The rugby number crunchers have been out in full force in the past week both in terms of what goes on off the field and on it.
On the paddock, Wales’ win over England last Saturday saw Warren Gatland’s men take over the No. 1 spot in the world rankings, a feat that will no doubt please the people of Kitakyushu who will host the team ahead of the Rugby World Cup, which kicks off in less than four weeks.
The Welsh ascendency ended New Zealand’s reign after nearly 10 years at the top, despite the All Blacks’ 36-0 win over Australia last weekend.
However, such is the mysterious way that the rankings work that Wales’ hold on the top spot could be short-lived if Ireland beats England this weekend.
If the Irish, who face Japan on Sept. 28 in Pool A, do win they would be just the fifth side to top the rankings after England, New Zealand (for 88.29 percent of the time), South Africa and Wales.
Japan is ranked ninth, following its three wins in the Pacific Nations Cup, equaling its previous best position that was last held in February 2016.
With the final RWC warm-up games set for Sept. 7, it is anyone’s bet who will be at the top once the tournament kicks off, but as most coaches point out, the only real ranking that counts is who is No. 1 on the evening of Nov. 2, following the final at Yokohama International Stadium, more commonly known as Nissan Stadium.
“It’s nice for a day, but we won’t be shouting from the rooftops about it. We’ve got to keep things in perspective,” Gatland said of the No. 1 ranking.
When asked if it now meant Wales had a target on its back, Gatland, who is a New Zealander, said: “I don’t know. There will be lots of journalists saying it’s a joke, probably Kiwi journalists. It’s just a number, that’s all it is at the moment. We won’t be making a big fuss about it.”
Bookies in the United Kingdom certainly do not seem to have been moved by the change in rankings with New Zealand the 23-20 favorite to win the World Cup, followed by South Africa 9-2, England 5-1 and Ireland 7-1.
Wales is 17-2 with Australia 12-1, France 33-1, Scotland and Argentina both 40-1, while Japan is 150-1 to come away with the trophy.
Off the field, too, the upcoming event is set to have quite a few No. 1s of its own.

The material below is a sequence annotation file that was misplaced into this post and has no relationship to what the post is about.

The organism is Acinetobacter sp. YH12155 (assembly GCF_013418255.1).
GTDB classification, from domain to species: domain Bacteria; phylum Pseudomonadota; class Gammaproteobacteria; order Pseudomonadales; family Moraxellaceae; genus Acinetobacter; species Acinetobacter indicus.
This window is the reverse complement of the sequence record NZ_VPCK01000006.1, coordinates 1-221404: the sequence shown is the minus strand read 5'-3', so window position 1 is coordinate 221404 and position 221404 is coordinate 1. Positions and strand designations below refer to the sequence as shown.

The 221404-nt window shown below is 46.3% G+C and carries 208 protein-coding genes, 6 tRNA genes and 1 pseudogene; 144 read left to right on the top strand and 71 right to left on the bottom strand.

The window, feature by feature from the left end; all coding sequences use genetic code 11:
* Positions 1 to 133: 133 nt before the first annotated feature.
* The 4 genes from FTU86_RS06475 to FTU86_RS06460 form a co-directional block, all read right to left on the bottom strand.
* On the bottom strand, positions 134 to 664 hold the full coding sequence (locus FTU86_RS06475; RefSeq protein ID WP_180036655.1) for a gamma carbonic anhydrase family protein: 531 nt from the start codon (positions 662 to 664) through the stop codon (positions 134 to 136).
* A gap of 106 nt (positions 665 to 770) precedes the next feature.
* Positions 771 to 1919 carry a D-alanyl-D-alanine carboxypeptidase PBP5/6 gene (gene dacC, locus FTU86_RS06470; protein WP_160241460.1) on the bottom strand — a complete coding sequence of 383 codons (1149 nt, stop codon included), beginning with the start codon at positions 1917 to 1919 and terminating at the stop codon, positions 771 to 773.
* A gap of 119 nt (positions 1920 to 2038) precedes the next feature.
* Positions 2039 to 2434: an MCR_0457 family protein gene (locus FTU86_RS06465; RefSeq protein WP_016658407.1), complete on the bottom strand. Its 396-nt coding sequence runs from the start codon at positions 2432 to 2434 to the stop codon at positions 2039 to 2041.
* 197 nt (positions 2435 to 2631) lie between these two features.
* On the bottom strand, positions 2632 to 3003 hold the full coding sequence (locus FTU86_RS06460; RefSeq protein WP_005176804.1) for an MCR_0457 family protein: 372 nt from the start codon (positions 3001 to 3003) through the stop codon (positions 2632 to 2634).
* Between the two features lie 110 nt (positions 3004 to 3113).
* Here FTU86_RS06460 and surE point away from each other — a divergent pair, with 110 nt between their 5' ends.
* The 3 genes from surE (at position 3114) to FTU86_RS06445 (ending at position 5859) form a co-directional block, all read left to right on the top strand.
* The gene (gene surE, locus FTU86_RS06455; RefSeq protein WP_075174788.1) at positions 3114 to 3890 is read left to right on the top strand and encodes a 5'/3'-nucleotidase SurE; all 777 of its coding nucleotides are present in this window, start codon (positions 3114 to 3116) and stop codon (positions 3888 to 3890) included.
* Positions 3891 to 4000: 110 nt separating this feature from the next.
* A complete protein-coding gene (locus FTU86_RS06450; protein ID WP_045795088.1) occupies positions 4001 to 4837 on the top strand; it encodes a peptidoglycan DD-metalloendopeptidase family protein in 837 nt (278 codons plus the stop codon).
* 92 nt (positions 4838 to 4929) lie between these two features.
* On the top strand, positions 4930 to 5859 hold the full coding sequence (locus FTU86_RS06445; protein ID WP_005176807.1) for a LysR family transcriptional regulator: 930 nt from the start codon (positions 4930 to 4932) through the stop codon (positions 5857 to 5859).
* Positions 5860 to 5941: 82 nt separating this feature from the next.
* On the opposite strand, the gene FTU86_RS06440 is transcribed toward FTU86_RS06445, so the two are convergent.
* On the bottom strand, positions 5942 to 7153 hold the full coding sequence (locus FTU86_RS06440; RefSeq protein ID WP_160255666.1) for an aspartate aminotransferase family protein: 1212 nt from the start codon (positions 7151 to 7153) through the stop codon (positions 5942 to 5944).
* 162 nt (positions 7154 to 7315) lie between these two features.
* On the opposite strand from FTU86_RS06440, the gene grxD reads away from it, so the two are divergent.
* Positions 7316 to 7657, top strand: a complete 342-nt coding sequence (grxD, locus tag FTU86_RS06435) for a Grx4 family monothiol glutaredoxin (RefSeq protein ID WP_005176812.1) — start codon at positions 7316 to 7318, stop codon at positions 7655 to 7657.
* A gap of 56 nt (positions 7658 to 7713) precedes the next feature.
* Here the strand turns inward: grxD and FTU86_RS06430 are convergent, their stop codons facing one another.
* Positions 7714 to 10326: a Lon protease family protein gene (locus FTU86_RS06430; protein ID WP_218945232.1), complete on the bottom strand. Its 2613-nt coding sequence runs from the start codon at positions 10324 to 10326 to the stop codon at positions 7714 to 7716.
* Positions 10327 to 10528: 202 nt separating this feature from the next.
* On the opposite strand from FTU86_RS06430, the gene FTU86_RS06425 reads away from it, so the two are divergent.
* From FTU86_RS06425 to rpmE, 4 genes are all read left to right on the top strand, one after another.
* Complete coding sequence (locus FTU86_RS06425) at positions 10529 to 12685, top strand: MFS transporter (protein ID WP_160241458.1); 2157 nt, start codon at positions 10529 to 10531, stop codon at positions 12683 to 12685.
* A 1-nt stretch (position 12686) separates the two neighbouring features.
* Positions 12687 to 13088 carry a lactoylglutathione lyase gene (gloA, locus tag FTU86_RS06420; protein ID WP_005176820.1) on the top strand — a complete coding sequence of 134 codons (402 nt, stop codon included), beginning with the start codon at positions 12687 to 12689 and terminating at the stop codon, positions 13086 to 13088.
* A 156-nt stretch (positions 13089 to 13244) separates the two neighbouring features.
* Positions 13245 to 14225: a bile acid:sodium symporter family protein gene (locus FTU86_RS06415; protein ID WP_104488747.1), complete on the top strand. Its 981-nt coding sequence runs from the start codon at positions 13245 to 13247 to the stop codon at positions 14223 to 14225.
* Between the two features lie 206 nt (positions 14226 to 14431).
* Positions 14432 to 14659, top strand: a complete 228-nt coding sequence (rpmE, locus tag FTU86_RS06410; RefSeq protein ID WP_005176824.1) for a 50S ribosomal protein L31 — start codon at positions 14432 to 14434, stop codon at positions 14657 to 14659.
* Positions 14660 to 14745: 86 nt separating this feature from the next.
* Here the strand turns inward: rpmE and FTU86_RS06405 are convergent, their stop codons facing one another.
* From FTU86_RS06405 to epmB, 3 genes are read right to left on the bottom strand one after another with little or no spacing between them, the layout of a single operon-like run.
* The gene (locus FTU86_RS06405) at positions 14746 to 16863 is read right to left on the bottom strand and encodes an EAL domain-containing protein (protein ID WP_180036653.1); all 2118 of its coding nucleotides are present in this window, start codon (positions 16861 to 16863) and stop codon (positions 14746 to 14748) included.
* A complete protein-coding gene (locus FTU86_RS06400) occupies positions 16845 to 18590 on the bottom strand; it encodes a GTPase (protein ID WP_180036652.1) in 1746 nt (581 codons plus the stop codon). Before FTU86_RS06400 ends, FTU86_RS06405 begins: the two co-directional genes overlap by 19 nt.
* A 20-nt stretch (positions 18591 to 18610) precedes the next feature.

Asia’s first Rugby World Cup is set to reach the broadest rugby audience in history with the action set to be broadcast to more than 800 million households in 217 territories (once all deals are announced), surpassing the 683 million homes record in 2015.
And in a move directed at Asia, a streaming service will also be provided for markets where broadcasting deals are not operational.
In Japan, the opening game between the Brave Blossoms and Russia on Sept. 20 together with the opening ceremony that will precede the game at Tokyo Stadium (Ajinomoto Stadium) is anticipated to attract a record domestic rugby audience of 40 million, easily surpassing the 25 million that watched Japan beat Samoa four years ago in England.
“Our mission is to grow the global rugby family and our Rugby World Cup 2019 broadcast plans reflect that mission, providing more content to more people with more innovation than ever before,” said World Rugby chairman Bill Beaumont.
This week, World Rugby produced more stats inspired by the tournament.
With tickets selling better than any previous tournament — 5.5 million tickets have been applied for — organizers are hoping for a near sell-out of the total 1.8 million tickets on sale.
This has led World Rugby to declare there are 14 million rugby fans in Japan though that figure will be taken with a pinch of salt by regular followers of the game. And the game’s governing body will no doubt be reminded of it if there is not a considerable increase in crowds when the Top League starts in January.
According to the released figures, more than 90 million people in Japan are aware of the World Cup equating to 77.4 percent of the population and the Japanese economy is set to benefit to the tune of ¥216.6 billion, with much of that coming from the close on 500,000 international visitors who have bought tickets.
Across Asia, the figures are just as impressive.
There are 112 million rugby fans in Asia, and the Impact Beyond Asia 1 million project has seen, to date, 1.16 million participants play or experience rugby, according to World Rugby.
In addition, 25,000 disadvantaged children in Asia have benefited from the ChildFund Pass It Back program with ¥194.2 million pledged to the charity by fans and commercial partners.
Of course the proof will be in the pudding, in terms of long-term legacies both in Japan and Asia, but there can be no denying a good base has been laid for rugby to expand across the continent.
Whether that will transpose to an Asian team being ranked No. 1 in the world or having its name engraved on the Webb Ellis Cup in the years to come, however, is another matter.
Rich Freeman writes about rugby for Kyodo News and can be heard talking about it during Sunwolves’ home games.
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